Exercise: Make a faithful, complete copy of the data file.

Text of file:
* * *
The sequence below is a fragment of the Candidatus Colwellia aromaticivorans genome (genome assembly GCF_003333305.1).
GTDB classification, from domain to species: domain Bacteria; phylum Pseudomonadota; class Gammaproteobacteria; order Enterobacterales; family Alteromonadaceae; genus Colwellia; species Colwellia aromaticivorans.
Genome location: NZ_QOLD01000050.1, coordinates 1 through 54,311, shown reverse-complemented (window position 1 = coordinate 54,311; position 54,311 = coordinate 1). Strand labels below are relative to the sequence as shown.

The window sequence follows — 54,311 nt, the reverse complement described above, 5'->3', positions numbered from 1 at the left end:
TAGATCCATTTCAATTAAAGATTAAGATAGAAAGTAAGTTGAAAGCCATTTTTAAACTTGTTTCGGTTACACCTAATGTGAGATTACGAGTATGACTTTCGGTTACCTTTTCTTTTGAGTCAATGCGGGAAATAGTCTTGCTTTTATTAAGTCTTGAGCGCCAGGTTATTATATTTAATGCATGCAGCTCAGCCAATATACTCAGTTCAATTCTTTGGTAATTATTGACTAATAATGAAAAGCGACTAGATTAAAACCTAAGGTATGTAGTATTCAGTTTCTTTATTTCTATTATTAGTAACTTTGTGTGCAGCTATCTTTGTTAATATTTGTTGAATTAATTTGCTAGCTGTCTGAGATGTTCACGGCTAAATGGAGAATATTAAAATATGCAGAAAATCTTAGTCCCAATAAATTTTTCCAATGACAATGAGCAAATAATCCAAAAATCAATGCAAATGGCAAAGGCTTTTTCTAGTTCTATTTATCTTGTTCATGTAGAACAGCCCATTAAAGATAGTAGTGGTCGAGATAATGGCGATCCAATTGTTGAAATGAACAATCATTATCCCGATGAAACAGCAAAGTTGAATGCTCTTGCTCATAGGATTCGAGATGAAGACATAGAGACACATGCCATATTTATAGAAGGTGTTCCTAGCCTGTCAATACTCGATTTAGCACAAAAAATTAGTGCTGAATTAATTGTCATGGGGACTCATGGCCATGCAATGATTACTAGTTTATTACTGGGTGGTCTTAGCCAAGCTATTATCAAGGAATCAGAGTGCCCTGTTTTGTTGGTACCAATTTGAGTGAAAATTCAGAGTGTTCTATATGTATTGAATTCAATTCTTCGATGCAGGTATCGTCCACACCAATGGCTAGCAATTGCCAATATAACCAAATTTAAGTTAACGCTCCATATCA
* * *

The sequence below is a fragment of the Candidatus Colwellia aromaticivorans genome (genome assembly GCF_003333305.1).
GTDB classification, from domain to species: domain Bacteria; phylum Pseudomonadota; class Gammaproteobacteria; order Enterobacterales; family Alteromonadaceae; genus Colwellia; species Colwellia aromaticivorans.
Genome location: NZ_QOLD01000050.1, coordinates 1 through 54,311, shown reverse-complemented (window position 1 = coordinate 54,311; position 54,311 = coordinate 1). Strand labels below are relative to the sequence as shown.

The window sequence follows — 54,311 nt, the reverse complement described above, 5'->3', positions numbered from 1 at the left end:
TAGATCCATTTCAATTAAAGATTAAGATAGAAAGTAAGTTGAAAGCCATTTTTAAACTTGTTTCGGTTACACCTAATGTGAGATTACGAGTATGACTTTCGGTTACCTTTTCTTTTGAGTCAATGCGGGAAATAGTCTTGCTTTTATTAAGTCTTGAGCGCCAGGTTATTATATTTAATGCATGCAGCTCAGCCAATATACTCAGTTCAATTCTTTGGTAATTATTGACTAATAATGAAAAGCGACTAGATTAAAACCTAAGGTATGTAGTATTCAGTTTCTTTATTTCTATTATTAGTAACTTTGTGTGCAGCTATCTTTGTTAATATTTGTTGAATTAATTTGCTAGCTGTCTGAGATGTTCACGGCTAAATGGAGAATATTAAAATATGCAGAAAATCTTAGTCCCAATAAATTTTTCCAATGACAATGAGCAAATAATCCAAAAATCAATGCAAATGGCAAAGGCTTTTTCTAGTTCTATTTATCTTGTTCATGTAGAACAGCCCATTAAAGATAGTAGTGGTCGAGATAATGGCGATCCAATTGTTGAAATGAACAATCATTATCCCGATGAAACAGCAAAGTTGAATGCTCTTGCTCATAGGATTCGAGATGAAGACATAGAGACACATGCCATATTTATAGAAGGTGTTCCTAGCCTGTCAATACTCGATTTAGCACAAAAAATTAGTGCTGAATTAATTGTCATGGGGACTCATGGCCATGCAATGATTACTAGTTTATTACTGGGTGGTCTTAGCCAAGCTATTATCAAGGAATCAGAGTGCCCTGTTTTGTTGGTACCAATTTGAGTGAAAATTCAGAGTGTTCTATATGTATTGAATTCAATTCTTCGATGCAGGTATCGTCCACACCAATGGCTAGCAATTGCCAATATAACCAAATTTAAGTTAACGCTCCATATCA